So, this week’s topic was wind. The smart ass in me (oh, and that’s about 97%) was dying to write something pithy about breaking wind, but then I decided that my definition of “pithy” was more “eight-year-old boy potty humor” than sophisticatedly amusing and I scrapped it.
So, what’s a Southerner left to blog about with a topic like that? Oh, yes, five bucks to you all. It is SO Gone With The Wind (or, GWtW as it’s known to us die-hards) Time. It is, without question, and no offense to Grease or Xanadu (y’all had NO idea I was so sappy, did you?) my all time favorite movie. I adore it for many, many reasons. Not the book. The movie. And it’s not that the movie is better than the book. It’s just that, well, see, I haven’t actually READ the book. So. There ya go.
Anyway, first of all, Vivien Leigh as Scarlett O’Hara is perfection. PERFECTION. She’s sour candy, she’s sugar with broken glass in it, she is, surely, hopefully…me (stay with me here). Bitch? No. Young. Brash? No. Determined. Beautiful? Well, yeah, she’s beautiful, but she wasn’t supposed to be. It was her personality. She sparkled, she sparked, she should have been named Sparky for all her flashy gumption, dammit.
And didn’t I (don’t I) want to be all that?
I overheard a conversation about me once in a bathroom stall. No, really, just like a John Hughes movie. I had recently joined a writing group, and I was all enthusiasm. People were perhaps taken aback. I don’t believe I was rude, or overbearing. I hope I wasn’t. But I was determined. And in publishing circles (especially this one) I was young.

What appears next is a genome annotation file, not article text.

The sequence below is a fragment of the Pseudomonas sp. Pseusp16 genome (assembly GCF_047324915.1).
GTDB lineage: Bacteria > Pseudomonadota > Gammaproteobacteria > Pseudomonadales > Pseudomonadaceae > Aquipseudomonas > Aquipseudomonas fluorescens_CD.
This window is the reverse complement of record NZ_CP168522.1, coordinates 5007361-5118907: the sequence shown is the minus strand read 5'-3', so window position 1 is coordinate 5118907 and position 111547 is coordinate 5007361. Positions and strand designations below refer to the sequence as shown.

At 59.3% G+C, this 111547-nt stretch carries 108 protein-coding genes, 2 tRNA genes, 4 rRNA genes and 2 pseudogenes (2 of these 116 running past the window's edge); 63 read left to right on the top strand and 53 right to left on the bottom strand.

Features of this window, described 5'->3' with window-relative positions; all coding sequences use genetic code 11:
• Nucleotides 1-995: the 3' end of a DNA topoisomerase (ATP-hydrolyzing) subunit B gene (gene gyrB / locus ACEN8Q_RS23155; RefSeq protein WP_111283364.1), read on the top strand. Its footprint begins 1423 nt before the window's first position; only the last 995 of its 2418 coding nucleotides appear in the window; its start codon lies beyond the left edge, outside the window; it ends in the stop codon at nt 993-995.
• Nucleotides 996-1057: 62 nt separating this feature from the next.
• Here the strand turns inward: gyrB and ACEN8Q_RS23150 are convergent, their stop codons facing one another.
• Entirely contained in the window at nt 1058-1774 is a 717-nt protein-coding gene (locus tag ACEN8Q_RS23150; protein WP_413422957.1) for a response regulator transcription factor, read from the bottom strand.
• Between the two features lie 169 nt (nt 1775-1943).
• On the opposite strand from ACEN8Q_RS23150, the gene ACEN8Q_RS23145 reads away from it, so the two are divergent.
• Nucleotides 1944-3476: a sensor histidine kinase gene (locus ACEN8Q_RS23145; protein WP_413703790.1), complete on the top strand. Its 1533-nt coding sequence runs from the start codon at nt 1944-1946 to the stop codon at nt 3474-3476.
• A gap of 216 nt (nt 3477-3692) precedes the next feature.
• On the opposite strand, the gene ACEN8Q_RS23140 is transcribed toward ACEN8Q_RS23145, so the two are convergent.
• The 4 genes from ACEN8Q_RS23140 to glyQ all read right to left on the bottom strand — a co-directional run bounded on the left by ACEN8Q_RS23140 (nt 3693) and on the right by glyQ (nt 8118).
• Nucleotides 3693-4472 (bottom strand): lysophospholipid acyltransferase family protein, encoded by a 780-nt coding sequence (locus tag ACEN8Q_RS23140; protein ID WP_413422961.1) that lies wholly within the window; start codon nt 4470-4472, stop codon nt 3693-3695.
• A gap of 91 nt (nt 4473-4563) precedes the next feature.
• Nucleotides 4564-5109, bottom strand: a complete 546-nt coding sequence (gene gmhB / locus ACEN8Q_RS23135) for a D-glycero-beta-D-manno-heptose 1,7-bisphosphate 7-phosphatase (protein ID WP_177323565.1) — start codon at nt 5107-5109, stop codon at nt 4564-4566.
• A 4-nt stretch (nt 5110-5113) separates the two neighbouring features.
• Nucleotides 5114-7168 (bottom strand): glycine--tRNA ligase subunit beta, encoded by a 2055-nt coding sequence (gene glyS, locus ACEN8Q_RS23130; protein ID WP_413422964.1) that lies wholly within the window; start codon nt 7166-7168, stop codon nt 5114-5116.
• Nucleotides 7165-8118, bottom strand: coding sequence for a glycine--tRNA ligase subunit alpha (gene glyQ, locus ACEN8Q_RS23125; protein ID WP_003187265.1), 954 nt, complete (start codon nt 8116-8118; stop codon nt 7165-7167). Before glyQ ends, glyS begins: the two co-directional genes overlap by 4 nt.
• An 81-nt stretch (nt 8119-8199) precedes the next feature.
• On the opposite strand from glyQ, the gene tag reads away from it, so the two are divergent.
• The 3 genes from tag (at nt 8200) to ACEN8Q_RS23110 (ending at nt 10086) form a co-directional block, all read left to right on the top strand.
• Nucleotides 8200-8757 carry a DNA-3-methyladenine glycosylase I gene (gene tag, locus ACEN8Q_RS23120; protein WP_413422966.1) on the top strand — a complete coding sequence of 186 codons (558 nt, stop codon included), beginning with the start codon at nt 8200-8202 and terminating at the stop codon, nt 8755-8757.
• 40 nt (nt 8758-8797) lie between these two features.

They gave me a nickname.
I won’t mention what it was, because God forbid you all decide it’s fitting and call me it behind my back. It was a word that in many contexts is not actually insulting. But it was rather clear that in this context it was rather condescending, sort of a “Well, isn’t she just adorable to think she can do this? And to subject us to all of her unbridled enthusiasm?” kind of way.
I admit, it broke my heart.
Because I was so excited to be around other writers, and I thought it was okay to be excited, and to be ambitious, and fired up and optimistic. I continued with the group, because, hey, I had PAID to be there, and I was going to get every thing I could learn out of it. But I didn’t re-up. It was for more reasons than the catty conversation and nickname, reasons that I thought were actually rather noble and supportive, but then I tend to apply nobleness to all sorts of things that later turn out to not mean much of anything.
Sometimes I take myself too seriously.
So, for me Scarlett wasn’t the spoiled, feisty, beautiful brat who arrogantly exuded that “No regrets!” vibe. She was the tough, resilient woman who had plenty of regrets, but who had learned and was determined to not have them again.
She was, in fact, the first Debutante.
And in that same melodramatic way that Scarlett raised her fist to the red sky of Georgia and declared that she would “never go hungry again,” I too was determined that I would never go hungry again.
I would never hunger to be younger and have the energy or enthusiasm to chase my dream with everything I had. I would just do it. I would never hunger to have conversations about things that were important to me: words, ideas, characters. I would just start them. I would never again hunger to believe that I was doing something meaningful. I just…well, I sort of just CHOOSE to believe that one. I’d never again hunger to be a part of a group of writers who were as enthusiastic and genuine as I was.
I would just start my own.